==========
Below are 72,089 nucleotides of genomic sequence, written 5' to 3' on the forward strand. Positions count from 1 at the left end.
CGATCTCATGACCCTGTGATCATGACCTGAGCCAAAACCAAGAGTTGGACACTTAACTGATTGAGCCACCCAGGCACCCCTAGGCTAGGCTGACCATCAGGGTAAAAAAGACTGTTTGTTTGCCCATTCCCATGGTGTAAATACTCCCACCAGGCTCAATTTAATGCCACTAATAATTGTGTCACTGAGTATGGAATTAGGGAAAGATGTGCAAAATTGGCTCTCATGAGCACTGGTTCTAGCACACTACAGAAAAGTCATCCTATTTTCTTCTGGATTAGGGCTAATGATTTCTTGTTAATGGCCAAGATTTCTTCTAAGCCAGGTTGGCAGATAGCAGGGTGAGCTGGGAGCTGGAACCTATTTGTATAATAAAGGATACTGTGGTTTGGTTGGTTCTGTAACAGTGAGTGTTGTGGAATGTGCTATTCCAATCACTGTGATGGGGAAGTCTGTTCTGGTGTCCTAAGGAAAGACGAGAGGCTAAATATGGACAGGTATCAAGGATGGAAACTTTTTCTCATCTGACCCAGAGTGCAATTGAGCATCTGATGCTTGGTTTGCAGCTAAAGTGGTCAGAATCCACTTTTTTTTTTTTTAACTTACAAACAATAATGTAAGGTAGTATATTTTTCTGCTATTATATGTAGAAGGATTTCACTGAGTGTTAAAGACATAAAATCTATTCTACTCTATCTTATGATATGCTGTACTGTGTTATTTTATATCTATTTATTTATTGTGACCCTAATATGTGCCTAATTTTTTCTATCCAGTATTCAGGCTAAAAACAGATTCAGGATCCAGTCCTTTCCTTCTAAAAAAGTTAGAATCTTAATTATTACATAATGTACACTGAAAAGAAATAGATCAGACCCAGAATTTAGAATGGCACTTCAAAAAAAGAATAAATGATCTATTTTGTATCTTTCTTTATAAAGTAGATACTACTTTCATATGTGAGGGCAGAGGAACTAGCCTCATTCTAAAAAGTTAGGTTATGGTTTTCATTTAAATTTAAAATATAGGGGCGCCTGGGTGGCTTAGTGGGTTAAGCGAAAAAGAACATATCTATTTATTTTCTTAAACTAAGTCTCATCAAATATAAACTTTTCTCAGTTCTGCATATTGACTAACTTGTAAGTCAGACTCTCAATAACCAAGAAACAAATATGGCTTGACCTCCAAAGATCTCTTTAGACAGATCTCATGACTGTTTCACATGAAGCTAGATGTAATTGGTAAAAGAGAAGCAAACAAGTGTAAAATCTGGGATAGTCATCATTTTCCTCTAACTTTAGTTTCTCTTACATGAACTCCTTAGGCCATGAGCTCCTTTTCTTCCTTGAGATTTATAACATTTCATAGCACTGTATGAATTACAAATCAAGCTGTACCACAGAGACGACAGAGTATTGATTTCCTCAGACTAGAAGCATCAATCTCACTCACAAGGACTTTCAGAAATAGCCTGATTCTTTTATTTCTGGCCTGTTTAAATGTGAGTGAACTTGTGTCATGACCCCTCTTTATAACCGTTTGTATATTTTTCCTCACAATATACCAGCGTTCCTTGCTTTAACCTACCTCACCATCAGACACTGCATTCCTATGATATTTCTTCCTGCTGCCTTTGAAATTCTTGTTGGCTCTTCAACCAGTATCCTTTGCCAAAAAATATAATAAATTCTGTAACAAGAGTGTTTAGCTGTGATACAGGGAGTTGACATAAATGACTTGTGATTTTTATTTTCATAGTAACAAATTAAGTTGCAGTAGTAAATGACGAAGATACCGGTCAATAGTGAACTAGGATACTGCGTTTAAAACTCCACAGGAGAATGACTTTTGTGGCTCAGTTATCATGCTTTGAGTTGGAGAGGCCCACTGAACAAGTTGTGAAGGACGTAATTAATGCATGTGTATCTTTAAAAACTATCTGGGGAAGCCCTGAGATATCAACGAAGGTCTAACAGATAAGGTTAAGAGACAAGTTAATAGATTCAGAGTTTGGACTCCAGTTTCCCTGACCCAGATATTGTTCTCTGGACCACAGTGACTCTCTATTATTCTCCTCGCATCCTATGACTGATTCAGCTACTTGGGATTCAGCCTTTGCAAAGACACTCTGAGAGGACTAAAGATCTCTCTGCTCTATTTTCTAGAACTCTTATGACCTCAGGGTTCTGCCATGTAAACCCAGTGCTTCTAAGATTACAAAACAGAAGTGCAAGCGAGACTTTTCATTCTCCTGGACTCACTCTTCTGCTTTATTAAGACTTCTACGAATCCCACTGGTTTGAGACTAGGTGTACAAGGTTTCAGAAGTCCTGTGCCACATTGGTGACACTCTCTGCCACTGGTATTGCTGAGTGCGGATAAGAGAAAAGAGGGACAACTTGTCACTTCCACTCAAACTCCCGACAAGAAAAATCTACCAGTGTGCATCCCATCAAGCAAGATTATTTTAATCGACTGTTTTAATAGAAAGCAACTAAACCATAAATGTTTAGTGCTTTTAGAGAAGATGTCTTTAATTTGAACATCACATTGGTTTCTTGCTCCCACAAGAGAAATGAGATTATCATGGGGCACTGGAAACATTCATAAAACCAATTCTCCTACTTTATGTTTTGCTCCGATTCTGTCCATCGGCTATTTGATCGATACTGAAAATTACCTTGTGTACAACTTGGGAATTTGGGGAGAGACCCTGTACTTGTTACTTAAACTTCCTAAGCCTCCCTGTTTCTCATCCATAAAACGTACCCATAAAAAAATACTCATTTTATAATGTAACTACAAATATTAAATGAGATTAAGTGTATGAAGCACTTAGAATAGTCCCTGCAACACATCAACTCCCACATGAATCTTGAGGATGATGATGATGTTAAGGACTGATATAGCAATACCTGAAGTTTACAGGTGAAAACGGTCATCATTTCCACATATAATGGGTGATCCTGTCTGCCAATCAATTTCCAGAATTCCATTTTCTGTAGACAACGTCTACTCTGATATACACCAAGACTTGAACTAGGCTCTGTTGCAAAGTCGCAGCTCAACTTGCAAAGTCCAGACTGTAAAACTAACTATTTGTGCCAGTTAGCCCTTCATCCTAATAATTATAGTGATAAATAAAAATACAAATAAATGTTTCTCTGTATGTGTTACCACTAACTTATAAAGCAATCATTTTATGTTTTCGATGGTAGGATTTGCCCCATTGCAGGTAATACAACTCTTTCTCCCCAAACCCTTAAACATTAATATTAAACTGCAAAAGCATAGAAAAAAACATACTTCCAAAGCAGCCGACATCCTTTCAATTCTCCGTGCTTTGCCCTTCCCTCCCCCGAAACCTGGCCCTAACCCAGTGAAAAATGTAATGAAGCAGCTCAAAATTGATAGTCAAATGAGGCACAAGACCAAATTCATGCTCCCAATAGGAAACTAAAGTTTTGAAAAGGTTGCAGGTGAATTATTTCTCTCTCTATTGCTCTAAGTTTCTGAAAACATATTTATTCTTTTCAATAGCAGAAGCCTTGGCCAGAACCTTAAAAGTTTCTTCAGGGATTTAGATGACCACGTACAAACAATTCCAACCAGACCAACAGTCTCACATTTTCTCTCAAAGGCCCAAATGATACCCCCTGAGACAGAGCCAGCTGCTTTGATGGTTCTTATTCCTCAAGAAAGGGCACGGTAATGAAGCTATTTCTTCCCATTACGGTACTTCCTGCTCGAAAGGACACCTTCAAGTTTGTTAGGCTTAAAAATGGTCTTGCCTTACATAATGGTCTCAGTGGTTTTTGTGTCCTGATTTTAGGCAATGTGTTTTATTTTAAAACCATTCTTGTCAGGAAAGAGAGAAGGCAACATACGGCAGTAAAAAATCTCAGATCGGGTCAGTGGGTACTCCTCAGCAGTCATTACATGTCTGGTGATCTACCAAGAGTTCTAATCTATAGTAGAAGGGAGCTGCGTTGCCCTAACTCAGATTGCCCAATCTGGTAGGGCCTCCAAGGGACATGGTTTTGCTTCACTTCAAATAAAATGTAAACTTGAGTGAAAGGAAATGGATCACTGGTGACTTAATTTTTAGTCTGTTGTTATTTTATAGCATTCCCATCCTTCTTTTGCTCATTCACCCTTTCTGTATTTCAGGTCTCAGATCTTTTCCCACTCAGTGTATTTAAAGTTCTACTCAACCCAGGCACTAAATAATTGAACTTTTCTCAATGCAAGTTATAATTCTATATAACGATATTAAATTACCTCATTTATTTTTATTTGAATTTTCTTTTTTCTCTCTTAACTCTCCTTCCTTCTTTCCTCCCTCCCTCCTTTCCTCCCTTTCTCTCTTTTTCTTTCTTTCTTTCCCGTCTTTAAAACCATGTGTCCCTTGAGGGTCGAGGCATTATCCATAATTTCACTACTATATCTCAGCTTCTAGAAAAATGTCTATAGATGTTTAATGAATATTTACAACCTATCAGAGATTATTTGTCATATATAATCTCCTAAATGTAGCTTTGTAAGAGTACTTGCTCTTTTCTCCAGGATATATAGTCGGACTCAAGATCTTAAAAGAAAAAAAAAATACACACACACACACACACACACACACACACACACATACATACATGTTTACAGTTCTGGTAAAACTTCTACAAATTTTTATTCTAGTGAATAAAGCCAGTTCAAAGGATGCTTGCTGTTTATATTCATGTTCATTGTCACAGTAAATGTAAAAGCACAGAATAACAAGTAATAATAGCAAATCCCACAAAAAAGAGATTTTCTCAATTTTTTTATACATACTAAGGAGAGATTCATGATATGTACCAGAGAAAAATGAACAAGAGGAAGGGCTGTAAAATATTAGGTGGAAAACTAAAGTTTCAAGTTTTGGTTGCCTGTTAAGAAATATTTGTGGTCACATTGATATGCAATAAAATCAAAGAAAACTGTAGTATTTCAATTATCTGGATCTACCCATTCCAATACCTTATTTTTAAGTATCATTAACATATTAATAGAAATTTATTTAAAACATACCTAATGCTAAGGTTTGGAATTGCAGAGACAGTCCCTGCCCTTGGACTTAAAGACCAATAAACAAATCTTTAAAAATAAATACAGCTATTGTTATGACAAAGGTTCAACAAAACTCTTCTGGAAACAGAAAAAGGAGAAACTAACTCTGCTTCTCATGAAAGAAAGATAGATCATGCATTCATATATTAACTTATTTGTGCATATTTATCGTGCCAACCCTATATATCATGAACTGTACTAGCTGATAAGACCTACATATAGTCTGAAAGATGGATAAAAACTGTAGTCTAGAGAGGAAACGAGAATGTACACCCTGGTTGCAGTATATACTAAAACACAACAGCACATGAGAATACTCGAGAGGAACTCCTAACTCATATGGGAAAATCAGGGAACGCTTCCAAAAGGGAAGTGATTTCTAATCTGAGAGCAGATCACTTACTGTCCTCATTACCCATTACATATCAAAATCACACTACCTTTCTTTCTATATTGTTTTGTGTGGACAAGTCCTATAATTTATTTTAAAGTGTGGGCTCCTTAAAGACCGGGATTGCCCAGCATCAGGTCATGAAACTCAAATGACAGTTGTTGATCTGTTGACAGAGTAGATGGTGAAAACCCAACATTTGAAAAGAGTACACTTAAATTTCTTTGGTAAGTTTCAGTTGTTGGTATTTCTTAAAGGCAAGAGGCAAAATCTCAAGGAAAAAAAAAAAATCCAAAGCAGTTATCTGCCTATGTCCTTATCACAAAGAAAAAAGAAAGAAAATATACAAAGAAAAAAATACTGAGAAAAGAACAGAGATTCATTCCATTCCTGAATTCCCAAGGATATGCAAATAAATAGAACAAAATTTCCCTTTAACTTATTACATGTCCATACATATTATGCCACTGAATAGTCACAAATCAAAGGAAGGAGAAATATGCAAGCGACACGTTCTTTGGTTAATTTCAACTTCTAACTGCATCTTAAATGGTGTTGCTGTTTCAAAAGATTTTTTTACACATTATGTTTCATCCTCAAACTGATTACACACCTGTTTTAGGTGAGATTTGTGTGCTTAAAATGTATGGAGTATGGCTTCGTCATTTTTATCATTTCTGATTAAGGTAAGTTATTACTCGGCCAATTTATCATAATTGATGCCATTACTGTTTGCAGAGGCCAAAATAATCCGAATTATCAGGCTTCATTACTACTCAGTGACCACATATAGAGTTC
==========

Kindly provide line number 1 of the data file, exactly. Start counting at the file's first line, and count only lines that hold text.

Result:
Below are 72,089 nucleotides of genomic sequence, written 5' to 3' on the forward strand. Positions count from 1 at the left end.